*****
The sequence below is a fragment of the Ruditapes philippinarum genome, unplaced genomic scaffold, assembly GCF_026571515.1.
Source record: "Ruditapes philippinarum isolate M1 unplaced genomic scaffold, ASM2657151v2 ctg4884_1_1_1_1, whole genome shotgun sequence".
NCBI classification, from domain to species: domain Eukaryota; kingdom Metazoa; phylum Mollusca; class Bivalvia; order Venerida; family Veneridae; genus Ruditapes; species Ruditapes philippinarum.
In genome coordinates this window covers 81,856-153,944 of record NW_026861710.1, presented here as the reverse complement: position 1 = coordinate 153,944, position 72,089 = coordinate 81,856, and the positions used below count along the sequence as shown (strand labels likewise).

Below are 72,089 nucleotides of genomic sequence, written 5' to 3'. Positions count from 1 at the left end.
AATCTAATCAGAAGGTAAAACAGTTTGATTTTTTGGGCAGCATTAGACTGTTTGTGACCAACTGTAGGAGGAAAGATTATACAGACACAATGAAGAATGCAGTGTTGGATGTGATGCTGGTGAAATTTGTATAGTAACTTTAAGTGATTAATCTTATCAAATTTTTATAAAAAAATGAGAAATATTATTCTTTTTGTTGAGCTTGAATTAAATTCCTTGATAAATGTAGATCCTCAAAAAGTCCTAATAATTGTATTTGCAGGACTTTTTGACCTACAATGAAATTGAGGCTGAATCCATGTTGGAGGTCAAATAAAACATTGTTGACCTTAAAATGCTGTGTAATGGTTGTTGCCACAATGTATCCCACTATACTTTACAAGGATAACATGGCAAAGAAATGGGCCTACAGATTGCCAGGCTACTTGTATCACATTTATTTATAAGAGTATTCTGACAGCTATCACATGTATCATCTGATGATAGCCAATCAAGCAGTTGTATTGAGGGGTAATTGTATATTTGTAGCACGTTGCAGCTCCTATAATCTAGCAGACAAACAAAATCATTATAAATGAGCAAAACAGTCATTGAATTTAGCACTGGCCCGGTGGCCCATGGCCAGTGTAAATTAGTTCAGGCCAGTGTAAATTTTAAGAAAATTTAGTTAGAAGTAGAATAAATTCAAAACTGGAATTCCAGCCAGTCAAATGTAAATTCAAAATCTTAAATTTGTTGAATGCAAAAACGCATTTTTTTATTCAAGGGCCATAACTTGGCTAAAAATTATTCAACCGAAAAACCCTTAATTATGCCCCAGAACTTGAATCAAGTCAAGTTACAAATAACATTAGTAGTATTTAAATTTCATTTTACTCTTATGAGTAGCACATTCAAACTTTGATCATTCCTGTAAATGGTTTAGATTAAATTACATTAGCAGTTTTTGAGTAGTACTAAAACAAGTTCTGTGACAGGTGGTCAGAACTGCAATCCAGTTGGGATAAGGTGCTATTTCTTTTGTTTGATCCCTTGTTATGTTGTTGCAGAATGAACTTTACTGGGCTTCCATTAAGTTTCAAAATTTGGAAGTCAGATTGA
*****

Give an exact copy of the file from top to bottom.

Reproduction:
The sequence below is a fragment of the Ruditapes philippinarum genome, unplaced genomic scaffold, assembly GCF_026571515.1.
Source record: "Ruditapes philippinarum isolate M1 unplaced genomic scaffold, ASM2657151v2 ctg4884_1_1_1_1, whole genome shotgun sequence".
NCBI classification, from domain to species: domain Eukaryota; kingdom Metazoa; phylum Mollusca; class Bivalvia; order Venerida; family Veneridae; genus Ruditapes; species Ruditapes philippinarum.
In genome coordinates this window covers 81,856-153,944 of record NW_026861710.1, presented here as the reverse complement: position 1 = coordinate 153,944, position 72,089 = coordinate 81,856, and the positions used below count along the sequence as shown (strand labels likewise).

Below are 72,089 nucleotides of genomic sequence, written 5' to 3'. Positions count from 1 at the left end.
AATCTAATCAGAAGGTAAAACAGTTTGATTTTTTGGGCAGCATTAGACTGTTTGTGACCAACTGTAGGAGGAAAGATTATACAGACACAATGAAGAATGCAGTGTTGGATGTGATGCTGGTGAAATTTGTATAGTAACTTTAAGTGATTAATCTTATCAAATTTTTATAAAAAAATGAGAAATATTATTCTTTTTGTTGAGCTTGAATTAAATTCCTTGATAAATGTAGATCCTCAAAAAGTCCTAATAATTGTATTTGCAGGACTTTTTGACCTACAATGAAATTGAGGCTGAATCCATGTTGGAGGTCAAATAAAACATTGTTGACCTTAAAATGCTGTGTAATGGTTGTTGCCACAATGTATCCCACTATACTTTACAAGGATAACATGGCAAAGAAATGGGCCTACAGATTGCCAGGCTACTTGTATCACATTTATTTATAAGAGTATTCTGACAGCTATCACATGTATCATCTGATGATAGCCAATCAAGCAGTTGTATTGAGGGGTAATTGTATATTTGTAGCACGTTGCAGCTCCTATAATCTAGCAGACAAACAAAATCATTATAAATGAGCAAAACAGTCATTGAATTTAGCACTGGCCCGGTGGCCCATGGCCAGTGTAAATTAGTTCAGGCCAGTGTAAATTTTAAGAAAATTTAGTTAGAAGTAGAATAAATTCAAAACTGGAATTCCAGCCAGTCAAATGTAAATTCAAAATCTTAAATTTGTTGAATGCAAAAACGCATTTTTTTATTCAAGGGCCATAACTTGGCTAAAAATTATTCAACCGAAAAACCCTTAATTATGCCCCAGAACTTGAATCAAGTCAAGTTACAAATAACATTAGTAGTATTTAAATTTCATTTTACTCTTATGAGTAGCACATTCAAACTTTGATCATTCCTGTAAATGGTTTAGATTAAATTACATTAGCAGTTTTTGAGTAGTACTAAAACAAGTTCTGTGACAGGTGGTCAGAACTGCAATCCAGTTGGGATAAGGTGCTATTTCTTTTGTTTGATCCCTTGTTATGTTGTTGCAGAATGAACTTTACTGGGCTTCCATTAAGTTTCAAAATTTGGAAGTCAGATTGA